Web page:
These savings would result from the replacement of concrete and steel as building materials by timber and from using the residues from harvesting and processing for energy, replacing fossil fuels.
Romania is one of the largest surplus forest growth areas
A particularly drastic example of misleading reporting related to pellet production in Romania, where news coverage focused on a small producer amid claims by an identified source that the wood used for production does not come from storm damage but from harvested trees seemingly not suitable for sawmills. Their attempts to portray this circumstance as scandalous is a great demonstration of sensational journalism. What is being used here in forestry terms is called industrial roundwood: wood that is cheap because its quality is so low that it cannot be used in sawmills. 13% of European pellet production is based on industrial roundwood, low quality wood that could otherwise only be used for toilet paper or newsprints, while 87% is based on sawmill byproducts. So where is the threat to sustainability?
Romania is one of the largest surplus forest growth areas in Europe, according to FAO data, with harvests amounting to only 20 million m3 versus annual growth of 58 million m3 in forest inventory. From the 600.000 tonnes of pellets that are being produced in Romania, 70% come from one major company that exclusively uses residues from its sawmill operations.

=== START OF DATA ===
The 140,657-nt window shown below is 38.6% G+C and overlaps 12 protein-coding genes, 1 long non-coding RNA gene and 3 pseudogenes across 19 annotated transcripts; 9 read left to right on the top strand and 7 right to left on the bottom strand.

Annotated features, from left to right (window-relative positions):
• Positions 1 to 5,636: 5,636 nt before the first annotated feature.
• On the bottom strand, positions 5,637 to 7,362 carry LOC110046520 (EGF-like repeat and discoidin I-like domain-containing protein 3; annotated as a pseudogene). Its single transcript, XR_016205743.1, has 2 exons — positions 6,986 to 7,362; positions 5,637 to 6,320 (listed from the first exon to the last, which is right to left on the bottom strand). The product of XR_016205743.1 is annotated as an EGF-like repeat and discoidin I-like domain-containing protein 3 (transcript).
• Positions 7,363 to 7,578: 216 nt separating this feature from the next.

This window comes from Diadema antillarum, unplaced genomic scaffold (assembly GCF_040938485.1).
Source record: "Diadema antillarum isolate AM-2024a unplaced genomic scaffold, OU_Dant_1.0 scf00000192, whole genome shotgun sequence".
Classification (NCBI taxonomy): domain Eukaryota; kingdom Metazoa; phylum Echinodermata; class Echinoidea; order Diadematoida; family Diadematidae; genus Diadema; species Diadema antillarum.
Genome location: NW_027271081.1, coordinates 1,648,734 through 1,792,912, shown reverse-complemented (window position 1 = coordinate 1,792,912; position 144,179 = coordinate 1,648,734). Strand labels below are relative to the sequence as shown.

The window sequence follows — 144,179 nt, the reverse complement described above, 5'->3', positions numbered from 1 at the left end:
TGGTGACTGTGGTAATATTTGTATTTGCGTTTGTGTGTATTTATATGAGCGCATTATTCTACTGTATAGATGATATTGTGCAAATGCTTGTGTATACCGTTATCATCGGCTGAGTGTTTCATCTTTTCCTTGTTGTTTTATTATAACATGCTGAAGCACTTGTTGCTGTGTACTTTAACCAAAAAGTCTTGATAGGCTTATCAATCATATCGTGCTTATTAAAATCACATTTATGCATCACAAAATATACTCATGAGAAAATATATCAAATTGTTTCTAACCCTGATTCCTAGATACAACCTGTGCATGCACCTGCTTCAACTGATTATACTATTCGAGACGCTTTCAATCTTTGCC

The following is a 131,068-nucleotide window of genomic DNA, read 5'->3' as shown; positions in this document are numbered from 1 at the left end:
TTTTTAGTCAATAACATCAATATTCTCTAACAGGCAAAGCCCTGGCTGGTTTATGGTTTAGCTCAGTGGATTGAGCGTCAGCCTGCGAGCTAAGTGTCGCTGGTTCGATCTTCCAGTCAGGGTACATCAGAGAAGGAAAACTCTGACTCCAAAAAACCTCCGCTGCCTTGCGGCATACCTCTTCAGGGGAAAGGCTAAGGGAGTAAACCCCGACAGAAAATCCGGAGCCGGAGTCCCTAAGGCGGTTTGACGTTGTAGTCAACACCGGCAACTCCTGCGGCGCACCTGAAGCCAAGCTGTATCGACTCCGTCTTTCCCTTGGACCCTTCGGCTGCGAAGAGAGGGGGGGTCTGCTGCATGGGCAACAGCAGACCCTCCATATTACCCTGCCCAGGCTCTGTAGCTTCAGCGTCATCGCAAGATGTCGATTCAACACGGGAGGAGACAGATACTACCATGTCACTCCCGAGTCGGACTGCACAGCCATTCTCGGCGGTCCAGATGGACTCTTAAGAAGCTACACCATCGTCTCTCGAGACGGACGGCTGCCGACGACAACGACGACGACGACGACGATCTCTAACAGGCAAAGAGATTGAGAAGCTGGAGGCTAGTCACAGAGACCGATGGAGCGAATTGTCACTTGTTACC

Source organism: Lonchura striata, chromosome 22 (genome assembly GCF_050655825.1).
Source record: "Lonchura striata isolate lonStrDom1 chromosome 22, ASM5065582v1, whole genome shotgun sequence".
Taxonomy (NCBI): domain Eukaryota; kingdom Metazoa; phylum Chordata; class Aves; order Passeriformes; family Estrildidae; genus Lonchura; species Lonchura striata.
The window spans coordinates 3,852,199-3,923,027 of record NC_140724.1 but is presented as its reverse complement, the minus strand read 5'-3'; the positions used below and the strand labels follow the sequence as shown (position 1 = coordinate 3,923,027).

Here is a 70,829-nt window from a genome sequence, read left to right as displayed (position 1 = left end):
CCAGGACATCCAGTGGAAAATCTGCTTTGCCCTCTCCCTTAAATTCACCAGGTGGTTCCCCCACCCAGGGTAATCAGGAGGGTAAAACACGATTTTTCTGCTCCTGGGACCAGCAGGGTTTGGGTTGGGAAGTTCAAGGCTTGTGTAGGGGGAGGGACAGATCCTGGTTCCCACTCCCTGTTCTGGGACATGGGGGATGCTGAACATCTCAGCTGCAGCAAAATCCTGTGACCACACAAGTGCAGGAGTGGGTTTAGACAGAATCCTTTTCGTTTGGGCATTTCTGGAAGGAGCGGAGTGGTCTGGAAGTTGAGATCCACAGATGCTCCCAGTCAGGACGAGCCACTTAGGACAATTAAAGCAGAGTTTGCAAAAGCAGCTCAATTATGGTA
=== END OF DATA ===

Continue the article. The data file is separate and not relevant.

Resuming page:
Illegal logging and deforestation must be prevented at all costs
Yes, there is deforestation and its consequences are catastrophic. But it does not happen in Europe of North America but in Africa, South America and parts of South East Asia. Yes there is illegal logging and this is both a criminal offense and a potential threat to forests and yes, law enforcement and certification systems should do everything to detect and stop such practices. But neither deforestation not illegal logging has anything to do with modern bioenergy use, neither in Europe nor or America. The value of energy wood is often only a third of the value of sawlogs or less. As a consequence, forest plots are harvested to produce to produce high value sawlogs, not bioenergy. Low quality wood is an inevitable sideproduct of harvesting and wood processing. The narrative of “burning forests for energy” is fiction.
Bioenergy will not be able to simply replace fossil fuels due to the tremendous amounts of these resources we use today. But in a world that has learned to use energy much more efficiently than today it will be a key resource, delivering about the same amount of energy as wind or solar energy.
Achieving net zero emissions is impossible, without using bioenergy. It is clear that bioenergy use must always respect the limits of sustainability and will require careful attention in a world, that has definitely shown too little respect for sustainability in the past. Publishing information suggesting unsustainable bioenergy use that contradicts facts and claiming “scientific proof” of what has been disapproved by the broad scientific community may be well intentioned in this context. However, it is not helpful in our joint quest to rapidly reduce GHG emissions and transform our economies, to keep our planet livable both for humans and the threatened diversity of plant and animal life.